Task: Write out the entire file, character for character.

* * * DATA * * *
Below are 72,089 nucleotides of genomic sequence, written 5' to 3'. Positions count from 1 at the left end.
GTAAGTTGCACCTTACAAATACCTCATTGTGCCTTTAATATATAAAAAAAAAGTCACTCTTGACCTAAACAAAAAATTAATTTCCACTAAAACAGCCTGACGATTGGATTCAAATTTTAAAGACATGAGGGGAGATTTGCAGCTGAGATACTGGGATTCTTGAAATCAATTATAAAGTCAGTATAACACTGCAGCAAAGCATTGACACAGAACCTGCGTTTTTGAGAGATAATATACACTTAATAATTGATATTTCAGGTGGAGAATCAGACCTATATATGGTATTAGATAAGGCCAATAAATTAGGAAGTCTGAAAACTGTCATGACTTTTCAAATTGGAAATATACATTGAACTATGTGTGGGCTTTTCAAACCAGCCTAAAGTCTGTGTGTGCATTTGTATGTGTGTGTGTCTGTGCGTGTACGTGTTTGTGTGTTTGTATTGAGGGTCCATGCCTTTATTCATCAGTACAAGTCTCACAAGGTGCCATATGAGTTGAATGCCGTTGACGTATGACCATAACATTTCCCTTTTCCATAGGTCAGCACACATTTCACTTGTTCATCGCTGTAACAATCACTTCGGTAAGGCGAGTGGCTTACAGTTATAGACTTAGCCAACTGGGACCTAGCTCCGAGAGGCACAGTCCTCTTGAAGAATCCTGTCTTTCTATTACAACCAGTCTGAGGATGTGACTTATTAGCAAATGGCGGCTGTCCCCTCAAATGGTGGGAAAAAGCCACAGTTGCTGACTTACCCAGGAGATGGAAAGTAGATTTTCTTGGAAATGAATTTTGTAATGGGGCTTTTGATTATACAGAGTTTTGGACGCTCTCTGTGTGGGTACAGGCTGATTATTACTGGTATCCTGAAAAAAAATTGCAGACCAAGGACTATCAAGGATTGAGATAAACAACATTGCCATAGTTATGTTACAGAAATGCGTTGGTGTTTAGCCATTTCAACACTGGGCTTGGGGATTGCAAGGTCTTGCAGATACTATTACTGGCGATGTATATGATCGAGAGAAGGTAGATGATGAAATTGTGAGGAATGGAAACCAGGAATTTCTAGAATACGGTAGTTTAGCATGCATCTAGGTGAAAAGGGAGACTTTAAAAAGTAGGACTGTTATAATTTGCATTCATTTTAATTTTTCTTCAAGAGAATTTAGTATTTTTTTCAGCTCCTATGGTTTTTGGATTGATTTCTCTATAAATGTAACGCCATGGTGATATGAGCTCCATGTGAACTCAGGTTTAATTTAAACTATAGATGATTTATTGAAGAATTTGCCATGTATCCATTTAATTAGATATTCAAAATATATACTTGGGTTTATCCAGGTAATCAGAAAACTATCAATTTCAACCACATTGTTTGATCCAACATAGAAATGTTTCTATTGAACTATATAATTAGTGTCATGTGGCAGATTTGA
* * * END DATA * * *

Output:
Below are 72,089 nucleotides of genomic sequence, written 5' to 3'. Positions count from 1 at the left end.
GTAAGTTGCACCTTACAAATACCTCATTGTGCCTTTAATATATAAAAAAAAAGTCACTCTTGACCTAAACAAAAAATTAATTTCCACTAAAACAGCCTGACGATTGGATTCAAATTTTAAAGACATGAGGGGAGATTTGCAGCTGAGATACTGGGATTCTTGAAATCAATTATAAAGTCAGTATAACACTGCAGCAAAGCATTGACACAGAACCTGCGTTTTTGAGAGATAATATACACTTAATAATTGATATTTCAGGTGGAGAATCAGACCTATATATGGTATTAGATAAGGCCAATAAATTAGGAAGTCTGAAAACTGTCATGACTTTTCAAATTGGAAATATACATTGAACTATGTGTGGGCTTTTCAAACCAGCCTAAAGTCTGTGTGTGCATTTGTATGTGTGTGTGTCTGTGCGTGTACGTGTTTGTGTGTTTGTATTGAGGGTCCATGCCTTTATTCATCAGTACAAGTCTCACAAGGTGCCATATGAGTTGAATGCCGTTGACGTATGACCATAACATTTCCCTTTTCCATAGGTCAGCACACATTTCACTTGTTCATCGCTGTAACAATCACTTCGGTAAGGCGAGTGGCTTACAGTTATAGACTTAGCCAACTGGGACCTAGCTCCGAGAGGCACAGTCCTCTTGAAGAATCCTGTCTTTCTATTACAACCAGTCTGAGGATGTGACTTATTAGCAAATGGCGGCTGTCCCCTCAAATGGTGGGAAAAAGCCACAGTTGCTGACTTACCCAGGAGATGGAAAGTAGATTTTCTTGGAAATGAATTTTGTAATGGGGCTTTTGATTATACAGAGTTTTGGACGCTCTCTGTGTGGGTACAGGCTGATTATTACTGGTATCCTGAAAAAAAATTGCAGACCAAGGACTATCAAGGATTGAGATAAACAACATTGCCATAGTTATGTTACAGAAATGCGTTGGTGTTTAGCCATTTCAACACTGGGCTTGGGGATTGCAAGGTCTTGCAGATACTATTACTGGCGATGTATATGATCGAGAGAAGGTAGATGATGAAATTGTGAGGAATGGAAACCAGGAATTTCTAGAATACGGTAGTTTAGCATGCATCTAGGTGAAAAGGGAGACTTTAAAAAGTAGGACTGTTATAATTTGCATTCATTTTAATTTTTCTTCAAGAGAATTTAGTATTTTTTTCAGCTCCTATGGTTTTTGGATTGATTTCTCTATAAATGTAACGCCATGGTGATATGAGCTCCATGTGAACTCAGGTTTAATTTAAACTATAGATGATTTATTGAAGAATTTGCCATGTATCCATTTAATTAGATATTCAAAATATATACTTGGGTTTATCCAGGTAATCAGAAAACTATCAATTTCAACCACATTGTTTGATCCAACATAGAAATGTTTCTATTGAACTATATAATTAGTGTCATGTGGCAGATTTGA